VS.

Priviledge vs. Privilege

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Priviledgenoun

obsolete form of privilege

Privilegenoun

An exemption from certain laws granted by the Pope.

Privilegenoun

(countable) A particular benefit, advantage, or favor; a right or immunity enjoyed by some but not others; a prerogative, preferential treatment.

‘All first-year professors here must teach four courses a term, yet you're only teaching one! What entitled you to such a privilege?’;

Privilegenoun

An especially rare or fortunate opportunity; the good fortune (to do something).

Privilegenoun

(uncountable) The fact of being privileged; the status or existence of (now especially social or economic) benefit or advantage within a given society.

Privilegenoun

A right or immunity enjoyed by a legislative body or its members.

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Privilegenoun

A stock market option.

Privilegenoun

(legal) A common law doctrine that protects certain communications from being used as evidence in court.

‘''Your honor, my client is not required to answer that; her response is protected by attorney-client privilege.’;

Privilegenoun

(computing) An ability to perform an action on the system that can be selectively granted or denied to users; permission.

Privilegeverb

(archaic) To grant some particular right or exemption to; to invest with a peculiar right or immunity; to authorize

‘to privilege representatives from arrest’;

Privilegeverb

(archaic) To bring or put into a condition of privilege or exemption from evil or danger; to exempt; to deliver.

Privilegenoun

A peculiar benefit, advantage, or favor; a right or immunity not enjoyed by others or by all; special enjoyment of a good, or exemption from an evil or burden; a prerogative; advantage; franchise.

‘He pleads the legal privilege of a Roman.’; ‘The privilege birthright was a double portion.’; ‘A people inheriting privileges, franchises, and liberties.’;

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Privilegenoun

See Call, Put, Spread, etc.

Privilegeverb

To grant some particular right or exemption to; to invest with a peculiar right or immunity; to authorize; as, to privilege representatives from arrest.

‘To privilege dishonor in thy name.’;

Privilegeverb

To bring or put into a condition of privilege or exemption from evil or danger; to exempt; to deliver.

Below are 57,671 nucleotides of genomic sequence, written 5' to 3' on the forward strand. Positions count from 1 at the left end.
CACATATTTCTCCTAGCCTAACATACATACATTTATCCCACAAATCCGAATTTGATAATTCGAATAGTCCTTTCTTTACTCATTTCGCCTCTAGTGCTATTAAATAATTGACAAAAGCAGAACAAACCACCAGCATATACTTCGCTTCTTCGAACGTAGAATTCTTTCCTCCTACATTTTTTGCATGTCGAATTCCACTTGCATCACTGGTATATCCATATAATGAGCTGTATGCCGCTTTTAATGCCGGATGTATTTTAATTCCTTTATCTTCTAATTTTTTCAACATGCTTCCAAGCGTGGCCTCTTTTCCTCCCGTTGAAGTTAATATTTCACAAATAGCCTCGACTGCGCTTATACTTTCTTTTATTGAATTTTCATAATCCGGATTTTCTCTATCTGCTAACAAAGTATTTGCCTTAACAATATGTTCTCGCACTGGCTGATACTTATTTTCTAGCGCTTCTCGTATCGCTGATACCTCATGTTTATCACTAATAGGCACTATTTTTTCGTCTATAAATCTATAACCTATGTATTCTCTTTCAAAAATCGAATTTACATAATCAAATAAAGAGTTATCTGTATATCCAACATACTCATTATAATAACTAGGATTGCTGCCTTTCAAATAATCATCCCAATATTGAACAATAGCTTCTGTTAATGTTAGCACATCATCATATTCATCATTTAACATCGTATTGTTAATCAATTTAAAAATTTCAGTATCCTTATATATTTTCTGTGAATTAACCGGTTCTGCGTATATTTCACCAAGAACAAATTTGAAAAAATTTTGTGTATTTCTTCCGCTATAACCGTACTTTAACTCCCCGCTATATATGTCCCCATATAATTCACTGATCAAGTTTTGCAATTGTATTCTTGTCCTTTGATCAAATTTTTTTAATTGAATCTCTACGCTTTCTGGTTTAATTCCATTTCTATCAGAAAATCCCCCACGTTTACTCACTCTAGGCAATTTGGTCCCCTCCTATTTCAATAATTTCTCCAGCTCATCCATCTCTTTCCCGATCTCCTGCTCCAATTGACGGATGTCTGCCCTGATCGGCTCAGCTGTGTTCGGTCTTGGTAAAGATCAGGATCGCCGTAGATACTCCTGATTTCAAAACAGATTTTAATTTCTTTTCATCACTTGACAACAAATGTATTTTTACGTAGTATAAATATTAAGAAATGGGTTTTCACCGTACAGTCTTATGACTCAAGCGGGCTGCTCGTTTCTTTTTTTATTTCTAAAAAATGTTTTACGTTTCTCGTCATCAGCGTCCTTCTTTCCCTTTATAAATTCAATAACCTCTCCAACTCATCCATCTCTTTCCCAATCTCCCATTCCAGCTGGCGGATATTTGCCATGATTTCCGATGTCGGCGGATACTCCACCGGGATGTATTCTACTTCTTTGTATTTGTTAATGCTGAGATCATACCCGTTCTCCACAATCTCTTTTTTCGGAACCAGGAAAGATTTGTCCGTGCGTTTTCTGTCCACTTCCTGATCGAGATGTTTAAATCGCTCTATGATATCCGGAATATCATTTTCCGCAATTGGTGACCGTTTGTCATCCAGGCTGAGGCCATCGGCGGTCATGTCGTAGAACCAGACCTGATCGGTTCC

‘He took this place for sanctuary, And it shall privilege him from your hands.’;

Privilegenoun

a special advantage or immunity or benefit not enjoyed by all

Privilegenoun

a right reserved exclusively by a particular person or group (especially a hereditary or official right);

‘suffrage was the prerogative of white adult males’;

Privilegenoun

(law) the right to refuse to divulge information obtained in a confidential relationship

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Privilegeverb

bestow a privilege upon

Privilegenoun

a special right, advantage, or immunity granted or available only to a particular person or group

‘education is a right, not a privilege’; ‘he has been accustomed all his life to wealth and privilege’;

Privilegenoun

something regarded as a special honour

‘I had the privilege of giving the Sir George Brown memorial lecture’;

Privilegenoun

(especially in a parliamentary context) the right to say or write something without the risk of incurring punishment or legal action for defamation

‘a breach of parliamentary privilege’; ‘he called on MPs not to abuse their privilege’;

Privilegenoun

the right of a lawyer or official to refuse to divulge confidential information.

Privilegenoun

a grant to an individual, corporation, or place of special rights or immunities, especially in the form of a franchise or monopoly.

Privilegeverb

grant a privilege or privileges to

‘English inheritance law privileged the eldest son’;

Privilegeverb

exempt (someone) from a liability or obligation to which others are subject

‘barristers are privileged from arrest going to, coming from, and abiding in court’;

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